10 Country Songs for Your Anti-Valentine's Day Playlist

It's that time of the year again. It seems like everyone else is getting endless flowers and candy and planning a romantic evening for Valentine's Day while you're just dreading the day entirely. Whether you've been recently dumped or simply decided that you're better off single for now, country music is here for you. Here are 10 songs to add to your Anti-Valentine's Day playlist.

"Whiskey Watered Down," Caroline Spence

Singer-songwriter Caroline Spence kicks off this track from her 2015 album Somehow by putting a wannabe big shot firmly in his place. "You think you're a big deal with that guitar in your hand, but you'll never be Parsons, Earle or Van Zandt," she sings. By the end of the song she's deftly compared her ex to a watered down drink and reminded you why you got out of your last relationship in the first place.

"Whose Bed Have Your Boots Been Under?," Shania Twain

It's hard to believe, but even Shania Twain knows what it's like to have her heart trampled on. In her 1995 hit "Whose Bed Have Your Boots Been Under?" she coolly interrogates an unfaithful partner who's been stepping out on her with half the women in the town. But you can't fool Shania. We all know she won't be sticking around for any more lies.

"Ashes By Now," Lee Ann Womack

Originally written and recorded by Rodney Crowell in 1980, "Ashes By Now" was also covered by Emmylou Harris the following year. But Lee Ann Womack's version burns with the intensity of a scorned lover when she sings "As much as you burn me, baby, I should be ashes by now." Here's one to remind you not to pick up the phone and call your ex.

"Straight Tequila Night," John Anderson

Most of us have been guilty of drowning our sorrows at the bar. John Anderson's 1992 hit "Straight Tequila Night" tells the story of a broken-hearted woman who's just fine until she starts drinking tequila. It's a cautionary tale and one of the finest country songs to come out of the '90s.

"The Salt in My Tears," Dolly Parton

"The Salt in My Tears," from Dolly Parton's 1998 album Hungry Again is an anthem for moving on from a bad relationship. "I realized after all of these years that you ain't worth the salt in my tears," Dolly sings, telling it like it is once again.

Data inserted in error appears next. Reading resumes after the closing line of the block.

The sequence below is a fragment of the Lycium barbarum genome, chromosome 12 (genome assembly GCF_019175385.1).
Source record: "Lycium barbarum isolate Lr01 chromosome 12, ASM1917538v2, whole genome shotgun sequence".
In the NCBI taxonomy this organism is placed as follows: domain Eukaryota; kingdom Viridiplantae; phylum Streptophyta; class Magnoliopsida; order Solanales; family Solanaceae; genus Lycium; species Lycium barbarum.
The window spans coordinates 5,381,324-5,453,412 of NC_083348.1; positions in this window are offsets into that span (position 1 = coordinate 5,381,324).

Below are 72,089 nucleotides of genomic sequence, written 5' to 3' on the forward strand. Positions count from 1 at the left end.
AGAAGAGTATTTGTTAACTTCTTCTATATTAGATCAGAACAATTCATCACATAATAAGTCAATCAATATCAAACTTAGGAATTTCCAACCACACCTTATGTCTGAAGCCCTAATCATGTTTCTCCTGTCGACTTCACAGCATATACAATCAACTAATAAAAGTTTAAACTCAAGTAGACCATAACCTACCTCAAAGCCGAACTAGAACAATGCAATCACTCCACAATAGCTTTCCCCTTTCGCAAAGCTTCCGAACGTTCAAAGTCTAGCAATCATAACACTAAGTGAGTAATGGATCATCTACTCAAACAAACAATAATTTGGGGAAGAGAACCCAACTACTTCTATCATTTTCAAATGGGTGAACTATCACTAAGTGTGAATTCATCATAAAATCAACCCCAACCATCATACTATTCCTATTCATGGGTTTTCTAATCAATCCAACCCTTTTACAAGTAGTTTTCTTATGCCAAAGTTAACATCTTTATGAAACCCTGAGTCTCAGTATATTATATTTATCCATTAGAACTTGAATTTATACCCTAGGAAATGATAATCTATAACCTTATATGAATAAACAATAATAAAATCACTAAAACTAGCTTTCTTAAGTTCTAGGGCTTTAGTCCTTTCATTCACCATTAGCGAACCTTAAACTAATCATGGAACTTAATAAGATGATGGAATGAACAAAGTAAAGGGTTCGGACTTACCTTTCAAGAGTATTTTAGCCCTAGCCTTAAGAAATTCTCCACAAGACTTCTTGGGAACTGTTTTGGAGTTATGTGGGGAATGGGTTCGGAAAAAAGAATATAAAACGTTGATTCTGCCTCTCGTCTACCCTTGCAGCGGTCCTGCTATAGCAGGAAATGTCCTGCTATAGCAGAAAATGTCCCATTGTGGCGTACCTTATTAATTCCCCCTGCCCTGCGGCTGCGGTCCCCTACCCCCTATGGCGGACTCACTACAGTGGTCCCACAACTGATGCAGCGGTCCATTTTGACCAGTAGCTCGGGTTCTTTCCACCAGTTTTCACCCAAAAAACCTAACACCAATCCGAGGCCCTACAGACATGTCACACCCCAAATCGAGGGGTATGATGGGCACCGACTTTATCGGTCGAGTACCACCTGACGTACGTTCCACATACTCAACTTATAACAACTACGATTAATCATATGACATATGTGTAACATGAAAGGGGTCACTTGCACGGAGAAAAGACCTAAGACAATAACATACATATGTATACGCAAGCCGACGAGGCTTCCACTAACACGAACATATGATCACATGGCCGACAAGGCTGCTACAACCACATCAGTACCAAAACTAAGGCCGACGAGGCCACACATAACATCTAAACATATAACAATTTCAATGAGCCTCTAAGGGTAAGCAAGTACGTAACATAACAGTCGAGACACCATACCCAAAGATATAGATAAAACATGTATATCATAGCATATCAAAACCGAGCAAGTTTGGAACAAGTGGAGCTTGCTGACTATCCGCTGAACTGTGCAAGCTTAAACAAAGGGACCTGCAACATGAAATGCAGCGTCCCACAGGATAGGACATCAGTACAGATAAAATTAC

"Mama's Broken Heart," Miranda Lambert

Miranda Lambert's 2011 hit, penned by Brandy Clark, Shane McAnally and Kacey Musgraves, is a song for everyone who doesn't know the meaning of a graceful breakup.

"I Didn't Know My Own Strength" Lorrie Morgan

Lorrie Morgan's 1995 hit "I Didn't Know My Own Strength" celebrates independence, self-worth and living single.

"You Can Feel Bad," Patty Loveless

We all dread running into an ex, especially around Valentine's Day, but Patty Loveless' 1996 hit "You Can Feel Bad" proves that it's not always the worst thing.

"Your Cheatin' Heart," Hank Williams

No one wrote a sorrowful song for the dumped, scorned and heartbroken like Hank Williams. "Your Cheatin' Heart" finds Williams taking solace in the fact that the one who wronged him will one day see the error of her ways.

"Easy Come, Easy Go," George Strait

Not every relationship — or breakup song — ends in anger. George Strait's "Easy Come, Easy Go" is positively zen. The 1993 track written by Aaron Barker and Dean Dillon finds Strait bidding farewell to a soon-to-be ex. "No fault, no blame, nobody done no wrong, that's just the way it sometimes goes," Strait croons. Good advice, George.

This article was originally published in February of 2018.

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